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Baby boomers think they’re energy conscious, but use double the power millennials do: BC Hydro

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A new report from BC Hydro has found that baby boomers use more than twice the amount of power as millennials, racking up, on average, $500 more in bills in a year than their children's generation. Getty Images

A new report from BC Hydro has found baby boomers are the province’s biggest “energy hogs,” despite thinking of themselves as the most energy-conscious generation.

According to the report, boomers use more than twice the amount of power as millennials, racking up, on average, $500 more in bills in a year than their children’s generation.

READ MORE: Boomers, gen-X, millennials: How living costs compare then and now

At the same time, it found that 53 per cent of baby boomers believe millennials use more power than they do. Just 40 per cent of millennials thought baby boomers used more power.

The report based its conclusion on the fact that boomers typically have larger homes, more appliances, and more energy-intensive habits.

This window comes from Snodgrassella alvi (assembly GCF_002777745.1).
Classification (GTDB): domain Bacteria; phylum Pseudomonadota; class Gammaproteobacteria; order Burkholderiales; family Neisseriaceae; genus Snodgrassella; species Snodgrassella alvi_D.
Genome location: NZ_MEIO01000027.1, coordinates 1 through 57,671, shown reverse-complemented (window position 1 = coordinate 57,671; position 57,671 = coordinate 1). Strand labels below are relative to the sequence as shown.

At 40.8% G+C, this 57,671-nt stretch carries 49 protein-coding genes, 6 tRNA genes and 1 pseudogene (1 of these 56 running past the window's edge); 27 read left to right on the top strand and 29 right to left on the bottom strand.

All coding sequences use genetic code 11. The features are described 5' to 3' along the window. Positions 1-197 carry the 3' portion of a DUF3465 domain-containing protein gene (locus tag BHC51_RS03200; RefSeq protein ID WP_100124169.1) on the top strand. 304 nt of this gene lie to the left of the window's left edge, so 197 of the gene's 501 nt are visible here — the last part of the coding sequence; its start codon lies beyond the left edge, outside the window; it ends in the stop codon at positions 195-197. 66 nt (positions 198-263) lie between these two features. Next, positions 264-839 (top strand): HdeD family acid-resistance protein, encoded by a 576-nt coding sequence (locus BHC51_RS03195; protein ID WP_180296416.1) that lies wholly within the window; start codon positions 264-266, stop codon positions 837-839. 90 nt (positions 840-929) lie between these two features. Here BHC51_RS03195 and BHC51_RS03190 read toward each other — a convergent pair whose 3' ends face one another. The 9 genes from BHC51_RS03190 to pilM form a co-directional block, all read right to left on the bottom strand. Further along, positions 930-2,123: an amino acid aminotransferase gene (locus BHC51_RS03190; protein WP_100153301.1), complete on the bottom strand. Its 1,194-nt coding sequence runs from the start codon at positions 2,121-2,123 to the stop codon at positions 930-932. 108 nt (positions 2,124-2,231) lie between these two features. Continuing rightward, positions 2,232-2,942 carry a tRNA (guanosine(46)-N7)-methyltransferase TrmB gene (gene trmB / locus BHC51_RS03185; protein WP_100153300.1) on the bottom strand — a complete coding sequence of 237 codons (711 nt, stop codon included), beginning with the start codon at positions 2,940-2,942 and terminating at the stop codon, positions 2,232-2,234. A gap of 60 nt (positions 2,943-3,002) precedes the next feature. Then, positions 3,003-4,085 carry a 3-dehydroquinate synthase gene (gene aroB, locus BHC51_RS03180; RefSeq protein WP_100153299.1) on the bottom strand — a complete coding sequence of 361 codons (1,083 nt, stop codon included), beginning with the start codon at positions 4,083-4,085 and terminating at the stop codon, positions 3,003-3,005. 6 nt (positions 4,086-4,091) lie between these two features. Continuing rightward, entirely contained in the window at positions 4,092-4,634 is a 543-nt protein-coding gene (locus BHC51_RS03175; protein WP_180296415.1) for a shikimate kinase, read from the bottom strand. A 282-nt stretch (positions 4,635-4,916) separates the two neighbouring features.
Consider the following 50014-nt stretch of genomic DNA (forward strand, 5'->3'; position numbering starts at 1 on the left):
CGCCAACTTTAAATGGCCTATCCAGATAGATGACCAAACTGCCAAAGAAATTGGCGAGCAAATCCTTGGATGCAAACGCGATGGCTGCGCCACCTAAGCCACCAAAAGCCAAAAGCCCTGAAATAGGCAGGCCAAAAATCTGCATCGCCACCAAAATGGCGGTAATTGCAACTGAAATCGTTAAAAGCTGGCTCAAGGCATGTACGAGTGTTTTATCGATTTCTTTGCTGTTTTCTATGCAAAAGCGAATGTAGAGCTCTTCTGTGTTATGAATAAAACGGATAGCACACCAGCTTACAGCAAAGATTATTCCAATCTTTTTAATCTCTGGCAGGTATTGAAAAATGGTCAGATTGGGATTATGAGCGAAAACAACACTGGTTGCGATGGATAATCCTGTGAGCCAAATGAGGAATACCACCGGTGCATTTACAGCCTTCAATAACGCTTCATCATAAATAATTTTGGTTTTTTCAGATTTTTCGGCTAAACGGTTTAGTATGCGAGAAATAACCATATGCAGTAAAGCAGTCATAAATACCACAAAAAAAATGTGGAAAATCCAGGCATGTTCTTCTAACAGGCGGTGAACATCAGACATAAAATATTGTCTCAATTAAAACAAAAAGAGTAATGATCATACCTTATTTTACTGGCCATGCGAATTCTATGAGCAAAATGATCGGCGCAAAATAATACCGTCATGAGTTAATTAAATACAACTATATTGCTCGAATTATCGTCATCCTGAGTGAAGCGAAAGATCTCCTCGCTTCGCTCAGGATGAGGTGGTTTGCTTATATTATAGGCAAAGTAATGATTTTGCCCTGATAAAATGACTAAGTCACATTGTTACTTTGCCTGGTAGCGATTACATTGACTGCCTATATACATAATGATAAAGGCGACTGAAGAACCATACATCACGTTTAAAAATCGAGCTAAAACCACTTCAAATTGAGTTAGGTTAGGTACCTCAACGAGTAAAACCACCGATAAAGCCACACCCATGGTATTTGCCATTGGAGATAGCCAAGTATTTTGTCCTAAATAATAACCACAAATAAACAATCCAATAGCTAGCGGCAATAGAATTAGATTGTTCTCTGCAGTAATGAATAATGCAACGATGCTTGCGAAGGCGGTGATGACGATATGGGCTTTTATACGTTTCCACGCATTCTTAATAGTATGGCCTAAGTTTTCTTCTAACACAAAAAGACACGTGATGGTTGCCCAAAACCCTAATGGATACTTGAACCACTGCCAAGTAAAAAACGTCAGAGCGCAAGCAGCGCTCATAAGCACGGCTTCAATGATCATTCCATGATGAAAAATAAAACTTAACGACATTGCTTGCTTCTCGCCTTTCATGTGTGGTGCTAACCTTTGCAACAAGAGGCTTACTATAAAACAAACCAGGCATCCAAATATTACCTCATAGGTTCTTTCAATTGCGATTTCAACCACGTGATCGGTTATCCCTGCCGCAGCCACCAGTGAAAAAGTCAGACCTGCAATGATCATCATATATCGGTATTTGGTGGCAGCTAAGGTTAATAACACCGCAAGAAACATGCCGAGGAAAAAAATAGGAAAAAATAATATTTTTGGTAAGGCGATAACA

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It found 40 per cent of boomers live in a home larger than 2,000 sq. ft., while 42 per cent of millennials live in a home half that size or smaller. Indeed, it found that millennials were three times more likely to live in a home that was 500 sq. ft. or smaller.

READ MORE: Baby boomers are back in the housing market – and it will impact prices: Royal LePage

Those bigger boomer homes were also twice as likely to have a pool and three times more likely to have a hot tub. They were 25 per cent more likely to have a home entertainment system, 53 per cent more likely to have beer or wine fridges, and 60 per cent more likely to have heated floors, the report found.

Millennials were also far more likely to be renters, meaning that they often forgo buying additional appliances, such as chest freezers.

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The report also pointed to habits at home, noting that a full third of baby boomers cook dinner at home seven nights a week, often using the oven — a statistic 80 per cent higher than with millennials.

READ MORE: From baby boomers to millennials: Which generation speaks to you?

Eighty-five per cent of boomers also still subscribe to traditional cable service, the report found, noting that the combinations of TV, PVR and home theatre systems use significantly more energy than the laptops and tablets that millennials tend to use to consume media.